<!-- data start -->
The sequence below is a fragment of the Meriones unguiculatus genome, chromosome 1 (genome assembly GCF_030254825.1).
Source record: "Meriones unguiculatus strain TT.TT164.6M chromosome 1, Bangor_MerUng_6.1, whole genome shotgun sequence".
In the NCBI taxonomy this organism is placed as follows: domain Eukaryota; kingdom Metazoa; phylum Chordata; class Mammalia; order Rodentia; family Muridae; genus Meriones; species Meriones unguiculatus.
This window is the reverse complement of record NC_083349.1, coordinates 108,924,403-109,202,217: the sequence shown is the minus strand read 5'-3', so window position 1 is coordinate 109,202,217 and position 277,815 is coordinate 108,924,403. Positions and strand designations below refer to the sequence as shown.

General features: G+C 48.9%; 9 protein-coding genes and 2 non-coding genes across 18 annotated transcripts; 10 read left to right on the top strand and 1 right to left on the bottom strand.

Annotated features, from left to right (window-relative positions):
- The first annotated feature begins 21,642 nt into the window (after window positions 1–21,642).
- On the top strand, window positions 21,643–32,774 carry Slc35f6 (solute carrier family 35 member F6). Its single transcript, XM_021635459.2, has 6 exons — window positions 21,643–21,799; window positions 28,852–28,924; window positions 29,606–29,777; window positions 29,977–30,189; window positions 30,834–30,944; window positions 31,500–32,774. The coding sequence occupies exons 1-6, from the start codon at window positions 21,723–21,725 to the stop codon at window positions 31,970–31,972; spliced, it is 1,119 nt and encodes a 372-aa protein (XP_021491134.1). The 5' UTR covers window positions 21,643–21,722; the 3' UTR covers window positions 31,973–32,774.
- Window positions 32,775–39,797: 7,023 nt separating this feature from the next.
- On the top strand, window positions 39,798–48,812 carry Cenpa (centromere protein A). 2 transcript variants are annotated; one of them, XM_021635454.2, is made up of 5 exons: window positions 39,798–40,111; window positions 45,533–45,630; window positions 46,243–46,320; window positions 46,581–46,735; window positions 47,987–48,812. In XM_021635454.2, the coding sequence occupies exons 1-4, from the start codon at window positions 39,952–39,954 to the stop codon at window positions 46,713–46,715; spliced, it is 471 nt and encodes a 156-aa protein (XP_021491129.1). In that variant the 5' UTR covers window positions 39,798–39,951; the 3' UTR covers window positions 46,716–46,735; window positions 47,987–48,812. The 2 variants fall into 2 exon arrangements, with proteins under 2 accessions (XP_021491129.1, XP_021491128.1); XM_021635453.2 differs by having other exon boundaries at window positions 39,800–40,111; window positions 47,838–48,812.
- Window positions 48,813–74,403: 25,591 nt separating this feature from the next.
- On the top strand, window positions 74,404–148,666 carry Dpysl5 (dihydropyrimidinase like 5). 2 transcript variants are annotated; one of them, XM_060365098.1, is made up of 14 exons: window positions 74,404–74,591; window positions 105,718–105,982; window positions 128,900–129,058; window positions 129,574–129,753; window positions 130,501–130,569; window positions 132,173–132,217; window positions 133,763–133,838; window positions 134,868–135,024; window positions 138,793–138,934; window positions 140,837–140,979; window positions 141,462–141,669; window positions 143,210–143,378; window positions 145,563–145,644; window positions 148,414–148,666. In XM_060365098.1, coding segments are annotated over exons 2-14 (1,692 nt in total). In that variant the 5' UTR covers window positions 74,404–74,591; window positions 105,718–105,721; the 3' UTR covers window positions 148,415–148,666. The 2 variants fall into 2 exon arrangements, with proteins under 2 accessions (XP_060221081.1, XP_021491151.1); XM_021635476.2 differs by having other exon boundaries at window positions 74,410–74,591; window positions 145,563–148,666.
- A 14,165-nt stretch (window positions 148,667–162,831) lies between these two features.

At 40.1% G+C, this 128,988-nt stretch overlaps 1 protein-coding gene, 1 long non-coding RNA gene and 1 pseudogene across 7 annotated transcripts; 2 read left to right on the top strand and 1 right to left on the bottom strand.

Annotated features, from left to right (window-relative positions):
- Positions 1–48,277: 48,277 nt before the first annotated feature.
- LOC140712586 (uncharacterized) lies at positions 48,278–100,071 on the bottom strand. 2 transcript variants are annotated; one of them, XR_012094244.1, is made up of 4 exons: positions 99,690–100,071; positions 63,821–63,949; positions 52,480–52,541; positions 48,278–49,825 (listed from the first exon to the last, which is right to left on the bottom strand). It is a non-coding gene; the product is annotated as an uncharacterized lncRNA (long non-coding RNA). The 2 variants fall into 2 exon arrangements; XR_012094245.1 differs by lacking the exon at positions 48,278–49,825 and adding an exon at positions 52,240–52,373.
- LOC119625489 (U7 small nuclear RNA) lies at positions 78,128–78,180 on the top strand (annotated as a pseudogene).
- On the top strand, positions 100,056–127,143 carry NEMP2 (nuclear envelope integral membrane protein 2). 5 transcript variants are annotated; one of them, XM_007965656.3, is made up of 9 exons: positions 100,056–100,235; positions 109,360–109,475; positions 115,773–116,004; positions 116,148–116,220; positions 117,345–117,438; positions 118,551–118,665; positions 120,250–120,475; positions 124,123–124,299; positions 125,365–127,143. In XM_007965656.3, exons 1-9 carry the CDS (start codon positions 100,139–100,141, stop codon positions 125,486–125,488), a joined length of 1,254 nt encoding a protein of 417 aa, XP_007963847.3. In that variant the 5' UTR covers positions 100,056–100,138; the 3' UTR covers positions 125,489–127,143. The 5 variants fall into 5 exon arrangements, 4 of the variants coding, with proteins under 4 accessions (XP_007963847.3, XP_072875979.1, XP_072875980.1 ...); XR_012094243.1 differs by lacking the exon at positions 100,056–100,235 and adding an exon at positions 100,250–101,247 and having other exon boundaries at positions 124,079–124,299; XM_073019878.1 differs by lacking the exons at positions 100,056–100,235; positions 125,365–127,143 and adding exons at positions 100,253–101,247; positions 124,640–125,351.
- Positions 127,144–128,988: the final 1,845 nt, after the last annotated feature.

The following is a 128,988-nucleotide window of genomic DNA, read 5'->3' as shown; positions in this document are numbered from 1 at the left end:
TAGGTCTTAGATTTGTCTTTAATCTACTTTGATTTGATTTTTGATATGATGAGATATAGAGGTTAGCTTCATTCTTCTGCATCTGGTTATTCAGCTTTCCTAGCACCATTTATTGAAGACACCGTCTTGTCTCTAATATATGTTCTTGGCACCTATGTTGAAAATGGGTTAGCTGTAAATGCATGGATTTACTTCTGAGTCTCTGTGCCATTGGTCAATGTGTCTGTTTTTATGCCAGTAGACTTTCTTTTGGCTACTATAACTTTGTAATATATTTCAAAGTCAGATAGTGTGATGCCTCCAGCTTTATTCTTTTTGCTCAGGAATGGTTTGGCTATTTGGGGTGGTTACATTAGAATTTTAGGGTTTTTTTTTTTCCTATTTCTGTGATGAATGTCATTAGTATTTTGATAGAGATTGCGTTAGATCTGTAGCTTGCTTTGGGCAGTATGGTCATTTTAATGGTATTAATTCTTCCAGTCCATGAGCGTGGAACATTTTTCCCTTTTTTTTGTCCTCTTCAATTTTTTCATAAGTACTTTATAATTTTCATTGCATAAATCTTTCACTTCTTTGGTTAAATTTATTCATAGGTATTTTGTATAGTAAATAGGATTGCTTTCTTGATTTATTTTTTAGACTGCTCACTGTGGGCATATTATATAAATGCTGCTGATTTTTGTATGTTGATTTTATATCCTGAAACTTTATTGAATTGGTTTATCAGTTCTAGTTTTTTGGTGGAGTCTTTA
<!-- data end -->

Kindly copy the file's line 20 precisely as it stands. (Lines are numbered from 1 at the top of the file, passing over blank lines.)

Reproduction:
- Positions 127,144–128,988: the final 1,845 nt, after the last annotated feature.